Crystal’s next chapter includes a tie-in with its new sister company and, for a limited time, larger commissions for travel agents, said Crystal president Jack Anderson.
Anderson, who was president of Crystal when it collapsed in January 2022, said he is ready for the line’s rebirth under the ownership of Abercrombie & Kent Travel Group. It began Jan. 31 with the release of a lineup of itineraries through 2024, renderings of the remodeled Crystal ships with larger suites, longer port stays and opportunities for excursions provided by Abercrombie & Kent.
Anderson said he was excited and “humbled” to be part of recreating Crystal for its crew, guests and travel advisors. “For me, both personally and professionally, it’s amazing.”
Both vessels will launch in the Mediterranean once they have completed major renovations at the Fincantieri shipyard in Trieste, Italy, where they are getting new furniture, carpeting and upholstery in most areas. The key change on the ships is the combining several cabins to create larger suites, which will bring down capacity by at least 20% per ship, Anderson said.
When the ships set sail — Serenity’s launch is July 31, with Symphony to follow on Sept. 1 — they won’t stay in one place long. That’s part of a strategy to reduce repeat itineraries and cater to clients who tend to link together two or three cruises at a time, Anderson said.
With A&K comes exclusive tours
Anderson said the vision of the new Crystal is to create exclusivity. Not only will its ships have fewer passengers, but excursions and tour opportunities will be developed by luxury operator A&K.
“Exclusivity in terms of access, these are things that are the hallmarks of what A&K does,” Anderson said, adding that details of the Crystal-A&K partnership will be released at a later date.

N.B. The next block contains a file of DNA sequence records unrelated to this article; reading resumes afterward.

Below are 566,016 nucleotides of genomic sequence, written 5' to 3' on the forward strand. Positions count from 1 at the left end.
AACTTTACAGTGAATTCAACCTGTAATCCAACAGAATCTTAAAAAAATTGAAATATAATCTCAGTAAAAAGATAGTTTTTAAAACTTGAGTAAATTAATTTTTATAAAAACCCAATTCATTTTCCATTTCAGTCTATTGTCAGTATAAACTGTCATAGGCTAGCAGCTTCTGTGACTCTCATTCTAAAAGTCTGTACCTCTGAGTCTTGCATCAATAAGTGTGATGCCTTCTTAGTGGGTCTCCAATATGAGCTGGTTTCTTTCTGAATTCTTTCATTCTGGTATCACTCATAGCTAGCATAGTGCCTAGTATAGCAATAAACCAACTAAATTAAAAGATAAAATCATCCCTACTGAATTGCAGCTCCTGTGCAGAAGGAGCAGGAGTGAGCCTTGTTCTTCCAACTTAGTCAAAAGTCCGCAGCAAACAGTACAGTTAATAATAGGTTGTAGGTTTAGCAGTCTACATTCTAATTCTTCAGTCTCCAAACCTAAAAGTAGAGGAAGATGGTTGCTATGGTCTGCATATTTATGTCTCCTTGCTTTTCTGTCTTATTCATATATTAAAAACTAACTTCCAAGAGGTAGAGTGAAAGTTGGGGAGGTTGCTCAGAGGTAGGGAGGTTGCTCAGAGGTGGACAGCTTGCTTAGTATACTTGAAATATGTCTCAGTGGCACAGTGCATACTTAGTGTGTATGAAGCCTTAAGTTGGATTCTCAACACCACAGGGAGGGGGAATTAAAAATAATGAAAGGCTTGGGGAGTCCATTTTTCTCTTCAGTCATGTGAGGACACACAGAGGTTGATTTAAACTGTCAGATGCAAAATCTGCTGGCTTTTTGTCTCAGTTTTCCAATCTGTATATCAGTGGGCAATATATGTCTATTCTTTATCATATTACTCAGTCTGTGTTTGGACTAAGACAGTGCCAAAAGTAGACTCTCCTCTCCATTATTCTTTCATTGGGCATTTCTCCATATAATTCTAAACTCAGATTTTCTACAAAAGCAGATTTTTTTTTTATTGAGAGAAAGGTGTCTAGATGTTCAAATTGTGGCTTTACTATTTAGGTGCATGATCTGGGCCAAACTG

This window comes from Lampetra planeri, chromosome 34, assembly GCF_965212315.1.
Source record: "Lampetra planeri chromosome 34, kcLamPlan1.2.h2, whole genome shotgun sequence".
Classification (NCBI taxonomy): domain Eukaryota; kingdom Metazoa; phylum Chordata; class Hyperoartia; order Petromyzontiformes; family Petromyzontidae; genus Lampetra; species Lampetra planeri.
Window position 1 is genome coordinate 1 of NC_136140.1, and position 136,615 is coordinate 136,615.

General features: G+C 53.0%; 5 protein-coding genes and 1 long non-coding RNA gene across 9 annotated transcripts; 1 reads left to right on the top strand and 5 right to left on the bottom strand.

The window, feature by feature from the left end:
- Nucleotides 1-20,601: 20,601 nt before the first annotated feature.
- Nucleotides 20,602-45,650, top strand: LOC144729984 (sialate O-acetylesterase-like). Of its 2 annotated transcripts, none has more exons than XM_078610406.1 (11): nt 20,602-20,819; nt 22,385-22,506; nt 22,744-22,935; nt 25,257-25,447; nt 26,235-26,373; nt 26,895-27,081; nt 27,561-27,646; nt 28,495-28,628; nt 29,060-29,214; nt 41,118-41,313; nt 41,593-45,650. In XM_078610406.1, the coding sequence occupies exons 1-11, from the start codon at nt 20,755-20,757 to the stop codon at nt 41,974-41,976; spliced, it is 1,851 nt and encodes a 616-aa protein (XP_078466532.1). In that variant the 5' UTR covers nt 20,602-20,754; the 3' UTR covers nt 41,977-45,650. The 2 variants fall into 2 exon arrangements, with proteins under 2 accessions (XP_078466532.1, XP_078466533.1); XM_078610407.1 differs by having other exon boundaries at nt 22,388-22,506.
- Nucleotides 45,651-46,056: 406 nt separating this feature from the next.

During the first stage of the restart, Crystal will offer larger commissions to travel advisors, Anderson said. He declined to provide specifics and said the line is working with advisors individually. However, he said the line will pay the highest commissions to advisors booking new-to-Crystal clients, although bookings for repeat Crystal cruisers will also earn a higher commission for a limited time.
Crystal has not changed its position on its responsibility to guests who lost deposits when the old Crystal collapsed. Anderson has insisted the new line is not responsible for the financial troubles of the old one.
However, Crystal will offer past guests 5% savings on itineraries through 2024, double the 2.5% discount the former line traditionally offered to repeat cruisers. Anderson said that discount is available for a limited time.
Alex Sharpe, CEO of Signature Travel Network, which is not a preferred partner with the new Crystal, said he is taking a wait-and-see approach to the brand.
“We still have customers and advisors who were hurt financially and had vacations ruined,” he said. “I’m not sure how everyone will react, but the fact they will be back in the water soon will give folks the opportunity to sail and see for themselves or sit back and listen to the feedback from past Crystal guests, who are as discerning as they come.”
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